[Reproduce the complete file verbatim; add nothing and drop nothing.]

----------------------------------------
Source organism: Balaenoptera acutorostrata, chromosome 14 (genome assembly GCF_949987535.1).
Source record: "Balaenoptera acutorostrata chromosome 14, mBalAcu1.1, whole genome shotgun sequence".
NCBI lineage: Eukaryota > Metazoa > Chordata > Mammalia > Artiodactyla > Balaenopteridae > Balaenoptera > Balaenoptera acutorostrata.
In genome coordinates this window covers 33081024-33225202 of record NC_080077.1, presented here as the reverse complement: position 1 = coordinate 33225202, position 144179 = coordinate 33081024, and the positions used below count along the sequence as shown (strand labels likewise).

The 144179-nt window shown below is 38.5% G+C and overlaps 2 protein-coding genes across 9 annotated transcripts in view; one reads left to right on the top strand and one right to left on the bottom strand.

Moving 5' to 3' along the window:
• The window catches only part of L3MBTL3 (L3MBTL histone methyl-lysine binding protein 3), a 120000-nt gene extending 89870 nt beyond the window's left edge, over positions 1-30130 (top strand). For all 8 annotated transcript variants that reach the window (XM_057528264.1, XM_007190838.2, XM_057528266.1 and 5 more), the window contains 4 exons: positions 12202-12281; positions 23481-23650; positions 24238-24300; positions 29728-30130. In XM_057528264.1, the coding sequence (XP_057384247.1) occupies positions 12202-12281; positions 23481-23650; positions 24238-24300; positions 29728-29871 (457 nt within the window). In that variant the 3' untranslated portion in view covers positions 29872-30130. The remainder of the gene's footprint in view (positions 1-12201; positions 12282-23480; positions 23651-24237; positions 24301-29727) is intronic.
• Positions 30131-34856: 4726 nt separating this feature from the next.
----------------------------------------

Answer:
Source organism: Balaenoptera acutorostrata, chromosome 14 (genome assembly GCF_949987535.1).
Source record: "Balaenoptera acutorostrata chromosome 14, mBalAcu1.1, whole genome shotgun sequence".
NCBI lineage: Eukaryota > Metazoa > Chordata > Mammalia > Artiodactyla > Balaenopteridae > Balaenoptera > Balaenoptera acutorostrata.
In genome coordinates this window covers 33081024-33225202 of record NC_080077.1, presented here as the reverse complement: position 1 = coordinate 33225202, position 144179 = coordinate 33081024, and the positions used below count along the sequence as shown (strand labels likewise).

The 144179-nt window shown below is 38.5% G+C and overlaps 2 protein-coding genes across 9 annotated transcripts in view; one reads left to right on the top strand and one right to left on the bottom strand.

Moving 5' to 3' along the window:
• The window catches only part of L3MBTL3 (L3MBTL histone methyl-lysine binding protein 3), a 120000-nt gene extending 89870 nt beyond the window's left edge, over positions 1-30130 (top strand). For all 8 annotated transcript variants that reach the window (XM_057528264.1, XM_007190838.2, XM_057528266.1 and 5 more), the window contains 4 exons: positions 12202-12281; positions 23481-23650; positions 24238-24300; positions 29728-30130. In XM_057528264.1, the coding sequence (XP_057384247.1) occupies positions 12202-12281; positions 23481-23650; positions 24238-24300; positions 29728-29871 (457 nt within the window). In that variant the 3' untranslated portion in view covers positions 29872-30130. The remainder of the gene's footprint in view (positions 1-12201; positions 12282-23480; positions 23651-24237; positions 24301-29727) is intronic.
• Positions 30131-34856: 4726 nt separating this feature from the next.